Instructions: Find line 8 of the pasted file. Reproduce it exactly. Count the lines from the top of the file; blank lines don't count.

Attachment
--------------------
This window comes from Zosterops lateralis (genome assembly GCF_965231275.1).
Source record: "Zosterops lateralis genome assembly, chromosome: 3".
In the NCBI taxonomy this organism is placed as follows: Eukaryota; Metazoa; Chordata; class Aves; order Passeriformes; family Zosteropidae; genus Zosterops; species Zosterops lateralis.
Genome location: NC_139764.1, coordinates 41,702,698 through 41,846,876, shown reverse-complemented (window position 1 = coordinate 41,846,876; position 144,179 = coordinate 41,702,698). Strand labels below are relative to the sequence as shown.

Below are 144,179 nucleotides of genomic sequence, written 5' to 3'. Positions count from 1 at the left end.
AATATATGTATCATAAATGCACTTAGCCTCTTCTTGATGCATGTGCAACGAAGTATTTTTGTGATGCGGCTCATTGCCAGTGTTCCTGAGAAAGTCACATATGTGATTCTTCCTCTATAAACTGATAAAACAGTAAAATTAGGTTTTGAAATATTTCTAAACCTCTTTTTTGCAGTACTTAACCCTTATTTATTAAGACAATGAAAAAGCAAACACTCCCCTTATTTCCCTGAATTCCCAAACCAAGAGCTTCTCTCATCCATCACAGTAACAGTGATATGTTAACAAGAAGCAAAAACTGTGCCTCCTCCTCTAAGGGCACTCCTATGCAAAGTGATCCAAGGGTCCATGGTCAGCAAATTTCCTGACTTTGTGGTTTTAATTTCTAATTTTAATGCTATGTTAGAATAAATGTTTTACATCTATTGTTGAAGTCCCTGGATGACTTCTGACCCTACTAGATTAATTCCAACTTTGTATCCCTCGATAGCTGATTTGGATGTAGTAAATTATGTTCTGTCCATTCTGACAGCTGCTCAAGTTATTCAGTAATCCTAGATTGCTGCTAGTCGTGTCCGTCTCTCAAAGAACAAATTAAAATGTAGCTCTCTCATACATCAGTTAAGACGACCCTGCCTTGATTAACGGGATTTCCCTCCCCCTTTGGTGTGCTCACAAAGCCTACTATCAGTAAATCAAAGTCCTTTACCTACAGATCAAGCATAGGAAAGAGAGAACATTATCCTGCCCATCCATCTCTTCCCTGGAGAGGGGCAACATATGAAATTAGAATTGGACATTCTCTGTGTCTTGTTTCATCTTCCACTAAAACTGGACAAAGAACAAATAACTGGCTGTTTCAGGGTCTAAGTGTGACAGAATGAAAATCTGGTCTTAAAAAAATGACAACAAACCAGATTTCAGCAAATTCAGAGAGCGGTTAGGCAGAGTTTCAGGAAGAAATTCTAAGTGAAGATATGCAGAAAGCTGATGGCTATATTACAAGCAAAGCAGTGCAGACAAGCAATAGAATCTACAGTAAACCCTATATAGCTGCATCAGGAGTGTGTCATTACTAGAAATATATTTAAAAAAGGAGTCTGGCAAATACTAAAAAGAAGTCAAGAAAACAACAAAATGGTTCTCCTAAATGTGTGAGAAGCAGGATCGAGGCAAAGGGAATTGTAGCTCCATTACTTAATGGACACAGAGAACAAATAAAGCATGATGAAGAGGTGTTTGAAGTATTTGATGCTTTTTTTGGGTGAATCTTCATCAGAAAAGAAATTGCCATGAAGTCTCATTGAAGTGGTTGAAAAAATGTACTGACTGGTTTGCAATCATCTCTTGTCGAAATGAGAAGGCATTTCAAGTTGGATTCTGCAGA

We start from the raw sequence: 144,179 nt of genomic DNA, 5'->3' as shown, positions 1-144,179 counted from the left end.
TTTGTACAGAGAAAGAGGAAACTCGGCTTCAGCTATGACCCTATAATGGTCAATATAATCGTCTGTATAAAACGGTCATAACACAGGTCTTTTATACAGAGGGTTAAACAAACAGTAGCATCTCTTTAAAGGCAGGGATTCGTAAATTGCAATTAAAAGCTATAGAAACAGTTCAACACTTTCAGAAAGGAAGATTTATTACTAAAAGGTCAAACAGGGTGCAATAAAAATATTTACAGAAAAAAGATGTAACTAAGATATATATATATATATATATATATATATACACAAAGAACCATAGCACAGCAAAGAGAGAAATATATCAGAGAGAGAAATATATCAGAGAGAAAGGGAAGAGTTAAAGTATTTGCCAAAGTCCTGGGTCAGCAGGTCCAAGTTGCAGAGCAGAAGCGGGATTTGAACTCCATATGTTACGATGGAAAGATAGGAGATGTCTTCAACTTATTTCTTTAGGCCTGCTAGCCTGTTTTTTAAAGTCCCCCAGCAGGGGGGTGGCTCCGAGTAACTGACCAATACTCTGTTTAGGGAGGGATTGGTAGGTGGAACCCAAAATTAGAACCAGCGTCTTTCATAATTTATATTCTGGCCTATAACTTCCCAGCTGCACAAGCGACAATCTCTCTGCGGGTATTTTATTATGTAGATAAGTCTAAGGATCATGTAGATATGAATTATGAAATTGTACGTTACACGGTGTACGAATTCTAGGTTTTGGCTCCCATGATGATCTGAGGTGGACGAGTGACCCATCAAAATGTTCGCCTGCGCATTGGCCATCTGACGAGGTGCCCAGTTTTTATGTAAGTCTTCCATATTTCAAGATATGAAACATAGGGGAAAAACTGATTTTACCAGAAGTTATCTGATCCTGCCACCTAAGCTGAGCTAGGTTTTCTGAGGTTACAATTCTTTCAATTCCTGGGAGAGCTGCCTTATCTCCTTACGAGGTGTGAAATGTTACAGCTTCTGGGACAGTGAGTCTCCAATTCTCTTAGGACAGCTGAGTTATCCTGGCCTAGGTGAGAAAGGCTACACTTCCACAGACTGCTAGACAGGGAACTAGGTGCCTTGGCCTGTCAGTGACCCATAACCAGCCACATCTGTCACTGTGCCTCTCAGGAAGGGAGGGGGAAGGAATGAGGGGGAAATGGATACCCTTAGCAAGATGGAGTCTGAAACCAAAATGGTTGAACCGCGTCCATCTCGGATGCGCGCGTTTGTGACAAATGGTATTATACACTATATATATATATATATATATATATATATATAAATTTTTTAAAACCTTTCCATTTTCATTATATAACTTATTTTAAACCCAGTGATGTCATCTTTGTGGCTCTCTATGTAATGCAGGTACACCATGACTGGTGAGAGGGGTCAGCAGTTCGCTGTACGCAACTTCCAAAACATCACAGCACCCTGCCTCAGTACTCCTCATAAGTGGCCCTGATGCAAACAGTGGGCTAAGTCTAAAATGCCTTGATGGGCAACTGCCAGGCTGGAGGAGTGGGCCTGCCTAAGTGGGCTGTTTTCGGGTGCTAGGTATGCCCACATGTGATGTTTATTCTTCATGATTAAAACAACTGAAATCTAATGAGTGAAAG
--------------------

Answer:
TTTGTACAGAGAAAGAGGAAACTCGGCTTCAGCTATGACCCTATAATGGTCAATATAATCGTCTGTATAAAACGGTCATAACACAGGTCTTTTATACAGAGGGTTAAACAAACAGTAGCATCTCTTTAAAGGCAGGGATTCGTAAATTGCAATTAAAAGCTATAGAAACAGTTCAACACTTTCAGAAAGGAAGATTTATTACTAAAAGGTCAAACAGGGTGCAATAAAAATATTTACAGAAAAAAGATGTAACTAAGATATATATATATATATATATATATATATACACAAAGAACCATAGCACAGCAAAGAGAGAAATATATCAGAGAGAGAAATATATCAGAGAGAAAGGGAAGAGTTAAAGTATTTGCCAAAGTCCTGGGTCAGCAGGTCCAAGTTGCAGAGCAGAAGCGGGATTTGAACTCCATATGTTACGATGGAAAGATAGGAGATGTCTTCAACTTATTTCTTTAGGCCTGCTAGCCTGTTTTTTAAAGTCCCCCAGCAGGGGGGTGGCTCCGAGTAACTGACCAATACTCTGTTTAGGGAGGGATTGGTAGGTGGAACCCAAAATTAGAACCAGCGTCTTTCATAATTTATATTCTGGCCTATAACTTCCCAGCTGCACAAGCGACAATCTCTCTGCGGGTATTTTATTATGTAGATAAGTCTAAGGATCATGTAGATATGAATTATGAAATTGTACGTTACACGGTGTACGAATTCTAGGTTTTGGCTCCCATGATGATCTGAGGTGGACGAGTGACCCATCAAAATGTTCGCCTGCGCATTGGCCATCTGACGAGGTGCCCAGTTTTTATGTAAGTCTTCCATATTTCAAGATATGAAACATAGGGGAAAAACTGATTTTACCAGAAGTTATCTGATCCTGCCACCTAAGCTGAGCTAGGTTTTCTGAGGTTACAATTCTTTCAATTCCTGGGAGAGCTGCCTTATCTCCTTACGAGGTGTGAAATGTTACAGCTTCTGGGACAGTGAGTCTCCAATTCTCTTAGGACAGCTGAGTTATCCTGGCCTAGGTGAGAAAGGCTACACTTCCACAGACTGCTAGACAGGGAACTAGGTGCCTTGGCCTGTCAGTGACCCATAACCAGCCACATCTGTCACTGTGCCTCTCAGGAAGGGAGGGGGAAGGAATGAGGGGGAAATGGATACCCTTAGCAAGATGGAGTCTGAAACCAAAATGGTTGAACCGCGTCCATCTCGGATGCGCGCGTTTGTGACAAATGGTATTATACACTATATATATATATATATATATATATATATATAAATTTTTTAAAACCTTTCCATTTTCATTATATAACTTATTTTAAACCCAGTGATGTCATCTTTGTGGCTCTCTATGTAATGCAGGTACACCATGACTGGTGAGAGGGGTCAGCAGTTCGCTGTACGCAACTTCCAAAACATCACAGCACCCTGCCTCAGTACTCCTCATAAGTGGCCCTGATGCAAACAGTGGGCTAAGTCTAAAATGCCTTGATGGGCAACTGCCAGGCTGGAGGAGTGGGCCTGCCTAAGTGGGCTGTTTTCGGGTGCTAGGTATGCCCACATGTGATGTTTATTCTTCATGATTAAAACAACTGAAATCTAATGAGTGAAAG